Whatever sympathy one might have for embattled former 49ers quarterback Colin Kaepernick, his latest move may see some of his defenders quieting.
As the 29-year-old athlete takes his protest to the courtroom with a lawsuit against team owners alleging collusion to keep him unemployed, The Washington Post is reporting that some of Kaepernick’s former colleagues — actual NFL players — invited him to attend a meeting Tuesday with those same owners at a four-hour event to discuss the anthem protests that began in 2015 when Kaepernick first took a knee.
Former San Francisco 49ers quarterback Colin Kaepernick was asked by fellow players to attend Tuesday’s meeting with NFL owners about issues related to players’ protests during the national anthem, according to one player and Kaepernick’s legal representatives.
Kaepernick was not on hand as players met with owners for approximately four hours at the league’s offices, however. Afterward, Philadelphia Eagles safety Malcolm Jenkins was asked about Kaepernick not being invited.
“He was invited, actually,” Jenkins said. “He was invited.”
Asked why Kaepernick did not attend, Jenkins said: “I don’t know. I can’t answer that question.”
The excuse from Kapernick’s lawyers is that their client wasn’t extended an official invitation by the league or any team representative, although they acknowledged the invitation by players and wrote that their client plans on attending the next meeting.
The introduction of the lawsuit against team owners in which Kaepernick accuses them of collaborating to keep him unsigned this season has some former greats still involved with the game publicly criticizing the former QB.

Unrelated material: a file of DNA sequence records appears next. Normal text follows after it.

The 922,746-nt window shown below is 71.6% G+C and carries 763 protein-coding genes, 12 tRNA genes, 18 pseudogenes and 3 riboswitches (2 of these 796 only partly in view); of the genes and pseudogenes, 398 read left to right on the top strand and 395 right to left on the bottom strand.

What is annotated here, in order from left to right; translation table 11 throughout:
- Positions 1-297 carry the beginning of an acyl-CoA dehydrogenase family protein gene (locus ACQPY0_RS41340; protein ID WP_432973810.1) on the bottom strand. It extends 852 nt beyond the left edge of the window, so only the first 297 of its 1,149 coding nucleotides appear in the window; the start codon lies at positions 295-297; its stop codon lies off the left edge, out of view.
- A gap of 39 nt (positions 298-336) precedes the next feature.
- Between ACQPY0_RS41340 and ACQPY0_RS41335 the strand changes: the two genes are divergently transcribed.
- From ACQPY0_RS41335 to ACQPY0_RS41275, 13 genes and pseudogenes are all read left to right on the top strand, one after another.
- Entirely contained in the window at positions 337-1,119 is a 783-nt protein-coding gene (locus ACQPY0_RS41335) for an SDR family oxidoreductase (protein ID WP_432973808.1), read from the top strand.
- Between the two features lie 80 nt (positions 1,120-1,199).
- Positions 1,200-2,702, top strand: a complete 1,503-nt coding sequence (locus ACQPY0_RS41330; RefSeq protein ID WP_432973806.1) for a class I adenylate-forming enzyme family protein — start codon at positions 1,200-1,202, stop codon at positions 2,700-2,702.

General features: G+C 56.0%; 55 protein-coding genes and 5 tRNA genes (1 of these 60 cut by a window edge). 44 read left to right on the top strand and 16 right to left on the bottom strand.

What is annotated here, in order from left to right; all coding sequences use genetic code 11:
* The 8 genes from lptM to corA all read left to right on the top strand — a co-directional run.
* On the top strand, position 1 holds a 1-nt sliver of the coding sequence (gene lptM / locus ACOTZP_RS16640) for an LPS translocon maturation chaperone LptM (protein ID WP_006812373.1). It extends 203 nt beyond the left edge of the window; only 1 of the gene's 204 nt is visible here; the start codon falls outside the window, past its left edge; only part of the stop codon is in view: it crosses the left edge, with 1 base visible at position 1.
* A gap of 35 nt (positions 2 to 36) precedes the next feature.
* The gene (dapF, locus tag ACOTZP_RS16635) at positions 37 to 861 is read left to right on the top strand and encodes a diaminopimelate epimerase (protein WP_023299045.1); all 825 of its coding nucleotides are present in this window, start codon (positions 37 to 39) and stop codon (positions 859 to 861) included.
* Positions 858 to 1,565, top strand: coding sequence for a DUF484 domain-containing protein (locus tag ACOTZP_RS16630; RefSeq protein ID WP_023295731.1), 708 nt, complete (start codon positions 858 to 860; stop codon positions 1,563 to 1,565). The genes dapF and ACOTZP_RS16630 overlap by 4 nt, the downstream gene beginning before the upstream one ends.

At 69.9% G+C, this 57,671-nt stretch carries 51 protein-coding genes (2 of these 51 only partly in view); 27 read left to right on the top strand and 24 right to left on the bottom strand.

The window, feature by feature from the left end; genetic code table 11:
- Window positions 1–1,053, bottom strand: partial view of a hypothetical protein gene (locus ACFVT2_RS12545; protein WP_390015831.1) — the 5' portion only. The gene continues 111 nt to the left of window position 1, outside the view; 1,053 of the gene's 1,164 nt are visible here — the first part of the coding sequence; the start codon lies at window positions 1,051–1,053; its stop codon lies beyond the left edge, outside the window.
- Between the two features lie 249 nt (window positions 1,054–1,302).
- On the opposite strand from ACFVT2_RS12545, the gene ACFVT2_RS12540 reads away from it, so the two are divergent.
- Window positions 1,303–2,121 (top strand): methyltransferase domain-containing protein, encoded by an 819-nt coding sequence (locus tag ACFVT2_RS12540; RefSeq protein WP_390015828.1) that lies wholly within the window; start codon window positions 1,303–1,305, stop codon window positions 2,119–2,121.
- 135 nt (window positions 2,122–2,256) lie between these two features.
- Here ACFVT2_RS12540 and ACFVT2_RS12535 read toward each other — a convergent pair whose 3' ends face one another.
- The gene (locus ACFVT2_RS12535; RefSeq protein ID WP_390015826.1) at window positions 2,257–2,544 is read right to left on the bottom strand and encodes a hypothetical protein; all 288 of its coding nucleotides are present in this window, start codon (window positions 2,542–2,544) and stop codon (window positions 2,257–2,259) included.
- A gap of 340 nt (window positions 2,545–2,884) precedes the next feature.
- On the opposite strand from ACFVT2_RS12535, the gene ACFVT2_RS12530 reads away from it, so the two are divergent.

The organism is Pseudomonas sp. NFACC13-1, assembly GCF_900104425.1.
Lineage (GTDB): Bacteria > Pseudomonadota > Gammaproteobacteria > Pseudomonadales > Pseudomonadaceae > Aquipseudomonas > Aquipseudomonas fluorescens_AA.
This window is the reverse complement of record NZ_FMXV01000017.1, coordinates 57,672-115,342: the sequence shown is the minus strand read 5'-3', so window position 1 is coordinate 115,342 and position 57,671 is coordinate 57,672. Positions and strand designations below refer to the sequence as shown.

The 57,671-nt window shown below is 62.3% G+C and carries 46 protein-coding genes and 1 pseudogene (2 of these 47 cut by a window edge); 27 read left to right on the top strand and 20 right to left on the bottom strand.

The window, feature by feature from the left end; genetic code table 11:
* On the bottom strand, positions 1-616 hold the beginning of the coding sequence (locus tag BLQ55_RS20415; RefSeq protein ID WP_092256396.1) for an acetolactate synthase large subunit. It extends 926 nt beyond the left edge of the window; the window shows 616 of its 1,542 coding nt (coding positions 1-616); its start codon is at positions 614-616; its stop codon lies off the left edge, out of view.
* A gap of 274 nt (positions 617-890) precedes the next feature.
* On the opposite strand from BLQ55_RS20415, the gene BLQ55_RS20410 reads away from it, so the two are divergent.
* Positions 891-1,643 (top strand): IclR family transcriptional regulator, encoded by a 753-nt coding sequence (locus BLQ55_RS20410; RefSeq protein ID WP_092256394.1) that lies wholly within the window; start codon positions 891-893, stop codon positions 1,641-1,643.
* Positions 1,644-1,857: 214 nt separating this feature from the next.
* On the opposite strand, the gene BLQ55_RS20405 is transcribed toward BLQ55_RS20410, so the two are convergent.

“Oh, Jesus. This guy’s like a tooth ache that just won’t go away,” former Bengals and Jets quarterback Boomer Esiason said on CBS Radio on Monday. “… He’s not going to play for me and my West Coast offense, which is what they run up there [in Green Bay, where it was rumored Kaepernick could be asked to fill in for the injured Aaron Rodgers]. … There is no way in the world that Colin Kaepernick could go in there tomorrow, learn that offense and go out on the field and play next week. I don’t know what people are thinking about. I don’t know why they don’t understand that the NFL and offenses in the NFL are extremely difficult to pick up.”
Kaepernick has been working out and pleading, through handpicked media voices, for a team to sign him. Yet, Esiason claimed that a player who was branded last year as a loudmouth is now too quiet.
“The other aspect of all of this with Colin Kaepernick is, how much does he want it?” Esiason said. “And how much more is he going to let somebody else talk for him? When is he going to open his own mouth and say, ‘Yeah, you know, I want to play and this is how much I want.’”
There are varying opinions about the protest, on everything from the free speech issue to the issue of minority oppression and everything in between. Many fans initially responded to the protests by burning jerseys and tickets, while attendance at NFL games fell. Dismissing an invitation from players who risked their own jobs to show solidarity by taking a knee next to him is not likely to help Kaepernick’s cause.